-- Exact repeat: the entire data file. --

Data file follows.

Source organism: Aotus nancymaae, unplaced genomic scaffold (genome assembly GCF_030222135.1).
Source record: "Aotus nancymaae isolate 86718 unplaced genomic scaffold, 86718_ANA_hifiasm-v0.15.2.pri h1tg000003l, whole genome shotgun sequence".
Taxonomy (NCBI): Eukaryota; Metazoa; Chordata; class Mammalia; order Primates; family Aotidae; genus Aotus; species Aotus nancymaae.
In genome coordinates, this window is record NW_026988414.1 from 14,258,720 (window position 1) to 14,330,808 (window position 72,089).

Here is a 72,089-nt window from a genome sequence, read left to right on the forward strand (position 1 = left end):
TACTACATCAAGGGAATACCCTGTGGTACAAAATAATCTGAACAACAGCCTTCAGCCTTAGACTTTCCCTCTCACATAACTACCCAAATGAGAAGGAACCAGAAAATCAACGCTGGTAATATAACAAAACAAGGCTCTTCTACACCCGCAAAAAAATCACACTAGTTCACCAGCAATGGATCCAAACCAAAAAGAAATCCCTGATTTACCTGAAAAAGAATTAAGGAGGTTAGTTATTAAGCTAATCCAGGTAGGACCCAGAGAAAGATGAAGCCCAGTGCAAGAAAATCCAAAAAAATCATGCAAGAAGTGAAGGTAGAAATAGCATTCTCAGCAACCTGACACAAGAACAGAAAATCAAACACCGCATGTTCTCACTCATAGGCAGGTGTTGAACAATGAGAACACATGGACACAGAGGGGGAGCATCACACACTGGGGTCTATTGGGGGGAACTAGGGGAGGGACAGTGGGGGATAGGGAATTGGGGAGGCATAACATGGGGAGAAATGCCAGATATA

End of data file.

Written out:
Source organism: Aotus nancymaae, unplaced genomic scaffold (genome assembly GCF_030222135.1).
Source record: "Aotus nancymaae isolate 86718 unplaced genomic scaffold, 86718_ANA_hifiasm-v0.15.2.pri h1tg000003l, whole genome shotgun sequence".
Taxonomy (NCBI): Eukaryota; Metazoa; Chordata; class Mammalia; order Primates; family Aotidae; genus Aotus; species Aotus nancymaae.
In genome coordinates, this window is record NW_026988414.1 from 14,258,720 (window position 1) to 14,330,808 (window position 72,089).

Here is a 72,089-nt window from a genome sequence, read left to right on the forward strand (position 1 = left end):
TACTACATCAAGGGAATACCCTGTGGTACAAAATAATCTGAACAACAGCCTTCAGCCTTAGACTTTCCCTCTCACATAACTACCCAAATGAGAAGGAACCAGAAAATCAACGCTGGTAATATAACAAAACAAGGCTCTTCTACACCCGCAAAAAAATCACACTAGTTCACCAGCAATGGATCCAAACCAAAAAGAAATCCCTGATTTACCTGAAAAAGAATTAAGGAGGTTAGTTATTAAGCTAATCCAGGTAGGACCCAGAGAAAGATGAAGCCCAGTGCAAGAAAATCCAAAAAAATCATGCAAGAAGTGAAGGTAGAAATAGCATTCTCAGCAACCTGACACAAGAACAGAAAATCAAACACCGCATGTTCTCACTCATAGGCAGGTGTTGAACAATGAGAACACATGGACACAGAGGGGGAGCATCACACACTGGGGTCTATTGGGGGGAACTAGGGGAGGGACAGTGGGGGATAGGGAATTGGGGAGGCATAACATGGGGAGAAATGCCAGATATA